8. Ohpearch-id-4-int_copy

    While casually knocking out impressive videos for Jungle, Oliver Hadlee Pearch has also been building up a fine portfolio of editorial photography. There’s a great atmosphere to his work; humour, poise and the impression that Oliver and his models have their tongues firmly in their cheeks. Even while performing incredible feats of synchronised dancing and photographing golden babes amongst Memphis furniture there’s an enviable sense of ease to his work, or rather confidence in the set-ups and their outcome. It’s refreshing to see someone with such a singular aesthetic running with it, and maintaining it so successfully.

  9. Avblp-ally-capellino-inty-list

    Fashion photographer Agnes Lloyd-Platt’s new lookbook for Ally Capellino’s SS15 campaign is an ode to bathroom dye jobs and co-ordinating your hair with your outfit colour at all times. She paired models with candy-coloured hair in all the best shades – peach, silvery grey, cobalt blue, and mint green – with accessories in corresponding colours.

  10. David-ryle-int-list-2

    It’s rare that mere mortal people can be made to look like superhumans without the aid of some fancy dress, but this series Skihopp (which is Norwegian for ski jump) by photographer David Ryle does it effortlessly. It follows a professional ski jumper as he ascends to the top of an impossibly high structure, pauses for a moment at the top to contemplate what he’s about to undertake, and then jumps, soaring effortlessly through the sky.

  11. Claudialegge-int-2

    Just off the coast of Cancun there is an area of ocean floor that has been transformed into a mysterious sculpture park. Aside from the occasional tourist and bull shark, it’s pretty deserted but for the stone figures scattered in the white sand, placed there by artist Jason deCaires Taylor back in 2009. Claudia Legge, a London-based photographer with a passion/addiction for shooting underwater, found out about this creepy tranquil sculpture park when she was in Mexico and wasted no time in getting below the surface with her camera to check it out. We spoke to her about the pretty breathtaking results of her dive, and the technical difficulties of doing such a shoot.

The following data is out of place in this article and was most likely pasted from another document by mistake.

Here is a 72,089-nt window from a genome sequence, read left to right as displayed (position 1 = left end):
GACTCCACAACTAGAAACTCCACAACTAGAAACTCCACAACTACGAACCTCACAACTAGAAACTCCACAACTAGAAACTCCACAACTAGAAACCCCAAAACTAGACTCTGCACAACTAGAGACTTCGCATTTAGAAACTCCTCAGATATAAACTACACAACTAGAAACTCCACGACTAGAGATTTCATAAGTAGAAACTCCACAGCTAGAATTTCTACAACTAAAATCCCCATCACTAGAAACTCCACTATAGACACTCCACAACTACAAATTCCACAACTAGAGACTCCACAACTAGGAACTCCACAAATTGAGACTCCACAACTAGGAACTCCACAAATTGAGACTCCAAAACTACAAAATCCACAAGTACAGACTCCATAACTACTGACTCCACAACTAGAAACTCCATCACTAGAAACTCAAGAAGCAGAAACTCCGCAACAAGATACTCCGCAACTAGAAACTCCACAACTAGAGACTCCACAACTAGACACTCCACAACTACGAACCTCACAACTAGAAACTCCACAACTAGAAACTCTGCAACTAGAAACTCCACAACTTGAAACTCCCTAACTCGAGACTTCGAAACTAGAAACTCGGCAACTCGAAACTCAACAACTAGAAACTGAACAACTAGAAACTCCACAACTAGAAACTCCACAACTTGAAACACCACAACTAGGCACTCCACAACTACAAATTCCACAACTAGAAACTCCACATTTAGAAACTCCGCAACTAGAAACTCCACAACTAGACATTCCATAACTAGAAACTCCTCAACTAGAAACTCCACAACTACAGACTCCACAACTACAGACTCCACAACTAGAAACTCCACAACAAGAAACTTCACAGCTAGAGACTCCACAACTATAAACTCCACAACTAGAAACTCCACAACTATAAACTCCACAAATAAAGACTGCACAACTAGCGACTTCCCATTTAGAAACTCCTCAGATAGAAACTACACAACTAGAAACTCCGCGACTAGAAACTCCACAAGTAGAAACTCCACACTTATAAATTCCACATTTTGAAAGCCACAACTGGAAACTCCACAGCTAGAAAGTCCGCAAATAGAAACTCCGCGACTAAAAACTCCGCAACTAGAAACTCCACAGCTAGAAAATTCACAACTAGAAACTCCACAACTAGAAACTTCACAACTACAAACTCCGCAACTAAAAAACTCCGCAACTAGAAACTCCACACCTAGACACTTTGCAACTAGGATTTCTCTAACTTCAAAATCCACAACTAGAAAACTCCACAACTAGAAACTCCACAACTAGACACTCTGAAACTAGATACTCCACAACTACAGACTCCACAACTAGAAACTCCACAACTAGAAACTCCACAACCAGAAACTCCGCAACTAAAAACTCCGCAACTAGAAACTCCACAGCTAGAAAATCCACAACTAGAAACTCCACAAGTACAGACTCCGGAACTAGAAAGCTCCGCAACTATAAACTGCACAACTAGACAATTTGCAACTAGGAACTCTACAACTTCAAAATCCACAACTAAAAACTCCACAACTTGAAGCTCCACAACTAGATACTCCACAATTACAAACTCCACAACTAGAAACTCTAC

12. Sophie-green-a-day-at-the-races-int-list

    “Rain, more rain, drunk people, high people, drum ’n bass, dodgy hair, flat caps, tattoos, gold chains, piercings, sun shine, tank tops, topless chests, slush puppies, hot dogs, chips, chicks, fast cars, pimped out cars, racer boy heaven…”

  13. Ash-thayer-kill-city-int-list-3

    New York City in the early 1990s was dramatically different to how we know it now, if Ash Thayer’s new book Kill City is anything to go by. The Lower East Side was overrun with derelict buildings and dingy corners, and having been kicked out of her Brooklyn apartment Ash came across a welcoming community at a squat called See Skwat. As publisher PowerHouse explains, in that era “squatters took over entire buildings, but these structures were barely habitable. They were overrun with vermin, lacking plumbing, electricity, and even walls, floors, and a roof. Punks and outcasts joined the squatter movement and tackled an epic rebuilding project to create homes for themselves.”